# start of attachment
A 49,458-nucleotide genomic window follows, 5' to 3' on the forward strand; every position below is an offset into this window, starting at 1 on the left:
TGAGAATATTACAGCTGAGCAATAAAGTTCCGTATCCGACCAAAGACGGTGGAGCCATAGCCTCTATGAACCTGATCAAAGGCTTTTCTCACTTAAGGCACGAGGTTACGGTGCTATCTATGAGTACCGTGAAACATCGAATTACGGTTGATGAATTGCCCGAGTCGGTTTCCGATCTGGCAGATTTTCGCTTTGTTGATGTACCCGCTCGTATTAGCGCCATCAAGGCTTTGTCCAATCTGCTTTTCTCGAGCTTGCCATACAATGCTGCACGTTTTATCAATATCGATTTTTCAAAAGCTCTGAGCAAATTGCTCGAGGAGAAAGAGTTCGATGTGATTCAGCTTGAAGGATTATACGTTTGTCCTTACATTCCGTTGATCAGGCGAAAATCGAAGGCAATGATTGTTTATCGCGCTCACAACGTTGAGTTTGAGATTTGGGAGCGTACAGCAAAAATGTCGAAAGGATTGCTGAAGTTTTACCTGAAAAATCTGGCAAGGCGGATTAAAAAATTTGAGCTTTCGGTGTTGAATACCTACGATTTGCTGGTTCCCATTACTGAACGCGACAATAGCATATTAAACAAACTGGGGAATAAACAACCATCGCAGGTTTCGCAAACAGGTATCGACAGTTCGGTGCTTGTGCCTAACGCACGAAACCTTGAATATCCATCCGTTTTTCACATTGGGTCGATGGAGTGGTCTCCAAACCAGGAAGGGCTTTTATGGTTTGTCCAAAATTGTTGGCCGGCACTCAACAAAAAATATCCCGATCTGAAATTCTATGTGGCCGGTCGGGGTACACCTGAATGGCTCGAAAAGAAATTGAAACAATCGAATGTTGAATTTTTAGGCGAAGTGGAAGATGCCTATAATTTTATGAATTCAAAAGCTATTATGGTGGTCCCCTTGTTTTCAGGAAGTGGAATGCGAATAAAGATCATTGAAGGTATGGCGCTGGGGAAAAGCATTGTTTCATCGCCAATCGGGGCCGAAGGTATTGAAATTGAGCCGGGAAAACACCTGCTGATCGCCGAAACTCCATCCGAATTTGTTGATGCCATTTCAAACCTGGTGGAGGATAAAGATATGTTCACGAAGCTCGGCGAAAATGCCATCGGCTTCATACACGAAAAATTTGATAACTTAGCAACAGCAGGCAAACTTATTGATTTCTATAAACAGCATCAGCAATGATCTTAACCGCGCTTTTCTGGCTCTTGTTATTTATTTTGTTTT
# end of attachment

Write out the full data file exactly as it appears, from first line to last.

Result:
A 49,458-nucleotide genomic window follows, 5' to 3' on the forward strand; every position below is an offset into this window, starting at 1 on the left:
TGAGAATATTACAGCTGAGCAATAAAGTTCCGTATCCGACCAAAGACGGTGGAGCCATAGCCTCTATGAACCTGATCAAAGGCTTTTCTCACTTAAGGCACGAGGTTACGGTGCTATCTATGAGTACCGTGAAACATCGAATTACGGTTGATGAATTGCCCGAGTCGGTTTCCGATCTGGCAGATTTTCGCTTTGTTGATGTACCCGCTCGTATTAGCGCCATCAAGGCTTTGTCCAATCTGCTTTTCTCGAGCTTGCCATACAATGCTGCACGTTTTATCAATATCGATTTTTCAAAAGCTCTGAGCAAATTGCTCGAGGAGAAAGAGTTCGATGTGATTCAGCTTGAAGGATTATACGTTTGTCCTTACATTCCGTTGATCAGGCGAAAATCGAAGGCAATGATTGTTTATCGCGCTCACAACGTTGAGTTTGAGATTTGGGAGCGTACAGCAAAAATGTCGAAAGGATTGCTGAAGTTTTACCTGAAAAATCTGGCAAGGCGGATTAAAAAATTTGAGCTTTCGGTGTTGAATACCTACGATTTGCTGGTTCCCATTACTGAACGCGACAATAGCATATTAAACAAACTGGGGAATAAACAACCATCGCAGGTTTCGCAAACAGGTATCGACAGTTCGGTGCTTGTGCCTAACGCACGAAACCTTGAATATCCATCCGTTTTTCACATTGGGTCGATGGAGTGGTCTCCAAACCAGGAAGGGCTTTTATGGTTTGTCCAAAATTGTTGGCCGGCACTCAACAAAAAATATCCCGATCTGAAATTCTATGTGGCCGGTCGGGGTACACCTGAATGGCTCGAAAAGAAATTGAAACAATCGAATGTTGAATTTTTAGGCGAAGTGGAAGATGCCTATAATTTTATGAATTCAAAAGCTATTATGGTGGTCCCCTTGTTTTCAGGAAGTGGAATGCGAATAAAGATCATTGAAGGTATGGCGCTGGGGAAAAGCATTGTTTCATCGCCAATCGGGGCCGAAGGTATTGAAATTGAGCCGGGAAAACACCTGCTGATCGCCGAAACTCCATCCGAATTTGTTGATGCCATTTCAAACCTGGTGGAGGATAAAGATATGTTCACGAAGCTCGGCGAAAATGCCATCGGCTTCATACACGAAAAATTTGATAACTTAGCAACAGCAGGCAAACTTATTGATTTCTATAAACAGCATCAGCAATGATCTTAACCGCGCTTTTCTGGCTCTTGTTATTTATTTTGTTTT